The United Nations Food and Agriculture Organization (FAO) today called for emergency support for farmers in Vanuatu, where the vast majority of crops have been destroyed by Tropical Cyclone Pam.
“Supporting Vanuatu after the disastrous cyclone begins with emergency agricultural assistance that FAO will provide together with the Government of Vanuatu and other partners,” said the agency’s Director-General José Graziano da Silva.
In a news release issued by the Rome-based agency, Mr. Graziano da Silva underlined FAO’s readiness and commitment to work closely together with the Government to “help rebuild people’s lives and livelihoods, particularly in the rural areas.”
An initial assessment has found “extensive damage” to crops, livestock and fisheries as a result of the storm, which battered the Pacific archipelago last weekend. The banana crop was almost entirely destroyed by the storm, as have most coconuts and all of the inland cabbage plants and leafy vegetables. Root crops, which are an important local food source, have been uprooted and flooded in most areas, while the majority of fruit trees have been stripped and chickens and pigs have been killed.
As well as crops, most household food and seed stocks and garden production were also destroyed, leaving many families without food and income and increasing the need for imports. With the first harvest from replanted fast-growing food crops likely to be available only in mid-June, Vanuatu could be without locally produced food until then.
The cyclone hit Vanuatu at the same time as a high-level UN meeting on disaster risk reduction was taking place in Japan. In a report published at the meeting, the FAO said that agriculture bears the brunt of natural disasters, citing $70 billion in damages – some 22 per cent of the total – to the agriculture sector inflicted by natural hazards.
It will be some time before the full scale of damages and needs on Vanuatu’s more than 80 islands will be known due to a lack of functional communications and limited access following the destruction, says FAO. However, with 99 per cent of all households on the outer islands dependent on agriculture for consumption needs and income, and with 75 per cent of households in the capital, Port Vila consuming their own produce, the impact will be large.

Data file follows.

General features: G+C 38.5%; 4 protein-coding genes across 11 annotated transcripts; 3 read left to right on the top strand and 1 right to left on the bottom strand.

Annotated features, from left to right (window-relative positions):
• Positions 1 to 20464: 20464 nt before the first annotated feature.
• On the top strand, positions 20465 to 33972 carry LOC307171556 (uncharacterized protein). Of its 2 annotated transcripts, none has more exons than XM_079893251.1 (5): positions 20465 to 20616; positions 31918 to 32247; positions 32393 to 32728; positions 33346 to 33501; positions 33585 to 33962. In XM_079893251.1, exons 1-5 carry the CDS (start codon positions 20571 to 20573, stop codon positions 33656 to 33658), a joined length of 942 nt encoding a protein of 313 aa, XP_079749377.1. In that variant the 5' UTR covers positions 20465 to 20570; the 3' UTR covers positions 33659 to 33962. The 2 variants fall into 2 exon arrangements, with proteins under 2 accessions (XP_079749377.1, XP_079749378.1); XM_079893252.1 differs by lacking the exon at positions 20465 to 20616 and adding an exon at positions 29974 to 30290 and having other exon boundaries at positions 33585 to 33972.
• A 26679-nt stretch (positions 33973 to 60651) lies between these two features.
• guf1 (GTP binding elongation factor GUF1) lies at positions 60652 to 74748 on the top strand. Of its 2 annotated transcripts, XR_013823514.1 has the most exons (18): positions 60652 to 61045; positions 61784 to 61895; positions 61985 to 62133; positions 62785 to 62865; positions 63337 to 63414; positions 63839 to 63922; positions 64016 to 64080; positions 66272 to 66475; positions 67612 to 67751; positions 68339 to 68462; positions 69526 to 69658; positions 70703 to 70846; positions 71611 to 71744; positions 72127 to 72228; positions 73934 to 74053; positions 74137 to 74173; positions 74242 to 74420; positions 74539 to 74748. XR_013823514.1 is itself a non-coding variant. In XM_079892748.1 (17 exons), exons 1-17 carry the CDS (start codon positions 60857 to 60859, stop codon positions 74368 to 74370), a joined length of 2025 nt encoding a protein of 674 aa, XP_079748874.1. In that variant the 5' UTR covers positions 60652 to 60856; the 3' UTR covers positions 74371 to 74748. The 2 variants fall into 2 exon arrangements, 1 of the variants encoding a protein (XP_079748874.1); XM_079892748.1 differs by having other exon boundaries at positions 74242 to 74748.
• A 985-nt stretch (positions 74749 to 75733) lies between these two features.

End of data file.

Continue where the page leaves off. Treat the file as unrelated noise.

“This underlines the fundamental importance of agriculture and fisheries to the livelihoods of communities and the impact Pam will have on the food security of the affected population,” said Gavin Wall, FAO Sub-Regional Coordinator for the Pacific. “We know that Vanuatu communities have long-standing traditional coping mechanisms to address immediate food needs and resume their agricultural production. FAO must ensure its interventions support their work and address the long-term rehabilitation of the agriculture sector.”
In the immediate term, international assistance is needed for seeds, farming equipment and technical expertise and the Government has asked for support from FAO to help the agriculture sector get back on its feet. At the same time, the Department of Agriculture and Rural Development is urging farmers to use still available materials to begin replanting immediately to ensure food security for future months.
They will need to act quickly, urgently planting the more perishable materials like kumala vines and banana suckers, while simultaneously preserving or storing any available foods using traditional or modern methods like drying, salting, slow cooking meat, and burying root crops in the sand.